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Scots Bay colt destined for prestigious facility

Denmark buyer taking foal to Blues Hors to be raised, trained


There is excitement in the stables at Steele Family Warmbloods in Scots Bay as a black colt they bred will be heading to a world-famous equestrian facility to be raised and trained.

Total Glamour, who is now two months old, has an impressive bloodline as its father is world champion Glamourdale and its grandfather on its mother’s side was Totilas, a legendary world record setter. The foal has been sold to an undisclosed buyer in Denmark for an undisclosed amount.

A division of Hustle Farms, Steele Family Warmbloods is owned by Lindsay Steele and her mom, Theresa Steele. They currently have about 15 horses on the farm, including seven broodmares and a stallion.

Although there could be others out there, Theresa said that, to her knowledge, no one to this point has crossed the Glamourdale and Totilas lines. Theresa said it took them three years to find the foal’s mother, Ovada MTA, a four-year-old daughter of Totilas.

“Because you’re breeding one legend to the daughter of another legend, you’re kind of hoping that the resulting foal is going to be something special,” she said.

Theresa said they’ve always

bred quality horses, with some having been sold to buyers in Florida, New York, and across Canada. There are other breeders in Nova Scotia

and across the Maritimes that have excellent programs and who sell horses all over North America.

However, since European breeding programs are considered years ahead, it isn’t usually the case that a horse foal bred in Canada is sold across the Atlantic. If anything, it’s usually the other way around. Total Glamour will be heading to Europe in March 2024, flying out of New York.

“For them to look outside of Europe for a foal, and think that it has the potential, it’s really rare,” Theresa said.

She hopes this will help them start a new trend, get their name out there, and sell more horses. She has received congratulations from just about every breeder in Canada and the United States, and from some in England.


Theresa said they’ve been told by the new owner that the horse will be boarded at the world-famous Blue Hors equestrian facility in Ranboldal, Denmark, to be raised and trained.

The new owner has told them they are working with Princess Nathalie Zu SaynWittgenstein and Cathrine Dufour, Danish Olympic dressage riders. If Total Glamour has Grand Prix potential, he could be ridden and competed by either.

“It’s all about opportunity. He’s a baby, once he gets there, by the time he’s two or three years old, he’ll have to prove himself against the very best,” Theresa said. “If he’s good enough, the stars are the limit.”

The Steeles weren’t sure at first if the undisclosed buyer was legitimate, but everything has checked out. Theresa posted a photo of Total Glamour at one day old on a European Facebook page and began hearing from the buyer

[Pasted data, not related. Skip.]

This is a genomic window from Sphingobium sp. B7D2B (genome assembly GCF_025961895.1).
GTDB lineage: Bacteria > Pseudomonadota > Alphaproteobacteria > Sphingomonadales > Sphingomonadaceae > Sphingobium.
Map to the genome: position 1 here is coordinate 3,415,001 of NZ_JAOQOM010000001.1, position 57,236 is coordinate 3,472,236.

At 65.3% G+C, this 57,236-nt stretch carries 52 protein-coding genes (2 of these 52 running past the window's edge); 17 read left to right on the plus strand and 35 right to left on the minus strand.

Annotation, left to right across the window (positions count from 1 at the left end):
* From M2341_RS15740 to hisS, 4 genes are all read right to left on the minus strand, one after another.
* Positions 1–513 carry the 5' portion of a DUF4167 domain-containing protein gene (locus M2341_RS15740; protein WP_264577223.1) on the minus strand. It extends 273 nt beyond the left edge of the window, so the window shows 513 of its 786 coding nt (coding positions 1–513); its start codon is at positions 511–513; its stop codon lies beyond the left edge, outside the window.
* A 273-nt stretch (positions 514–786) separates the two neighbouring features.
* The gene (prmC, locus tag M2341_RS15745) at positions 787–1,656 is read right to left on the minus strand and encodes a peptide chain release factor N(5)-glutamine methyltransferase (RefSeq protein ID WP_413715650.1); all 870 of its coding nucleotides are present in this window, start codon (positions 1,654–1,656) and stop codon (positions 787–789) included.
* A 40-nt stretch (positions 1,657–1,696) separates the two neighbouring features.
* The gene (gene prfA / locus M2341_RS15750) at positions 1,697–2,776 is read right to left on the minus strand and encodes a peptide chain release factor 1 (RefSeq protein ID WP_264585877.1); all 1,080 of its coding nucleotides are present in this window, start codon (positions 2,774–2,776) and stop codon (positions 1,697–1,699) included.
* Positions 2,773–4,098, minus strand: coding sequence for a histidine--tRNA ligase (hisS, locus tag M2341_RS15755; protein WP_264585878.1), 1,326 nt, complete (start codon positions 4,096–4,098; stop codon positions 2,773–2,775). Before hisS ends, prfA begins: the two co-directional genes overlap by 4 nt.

almost immediately.

“Six weeks later, we have a signed contract, and the horse is paid for,” she said.

Theresa said this is a real feather in the hat of Steele Family Warmbloods, and Scots Bay with its hills and large pastures is a beautiful place to breed horses.

Lindsay said she’s been riding for as long as she can remember. She has been in the barns of Olympians and has seen some fabulous horses. Lindsay recalls mentioning to her mom as soon as Total Glamour was born that she has never seen a colt as nice.

“I kind of joked because my birthday was in July and mom asked me what I wanted, and I said the colt,” Lindsay said.

However, she realized Total Glamour had to go somewhere he could reach his potential and she is very excited to see him going to Europe. Although it’s too soon to tell, he could end up a world champion stallion or competing at the Olympics.


Lindsay said European lines have been coming to North America since the advancement of artificial insemination technology, but now that horses can fly both ways, it’s becoming a truly global market.

She said it was a difficult year for horse breeders in general with lower-thannormal

conception rates, so they were particularly fortunate to be blessed with Total Glamour.

The colt’s dam Ovada MTA was bred by Danielle Landreville of Mont Atoca Dressage in Ste Melani, Quebec. Lindsay said the sale of Total Glamour is also a testament to Landreville’s breeding program.

She said there are some famous riders who have come out of Nova Scotia, including Canadian Olympian Brittany Fraser-Beaulieu, a New Glasgow native. However, she had to move to Quebec to achieve her dreams with the national dressage team, and her horses are from Europe.

If Total Glamour goes on to accomplish marvellous things, and if Steele Family Warmbloods can keep up with that level of breeding, Lindsay said it could mean that other international buyers look to them for their next champion.

If the genetics are there and more European buyers begin taking notice of Nova Scotia, it will be good for all horse breeders in the province.

“I don’t mean this negatively, but Nova Scotia has never been the equestrian centre of Canada or anything, and anybody that comes out of here has to work twice as hard and they have to travel,” Lindsay said.

“If the horses are here and people start getting recognized, then maybe it creates more opportunities for other people as a whole, not just us.”





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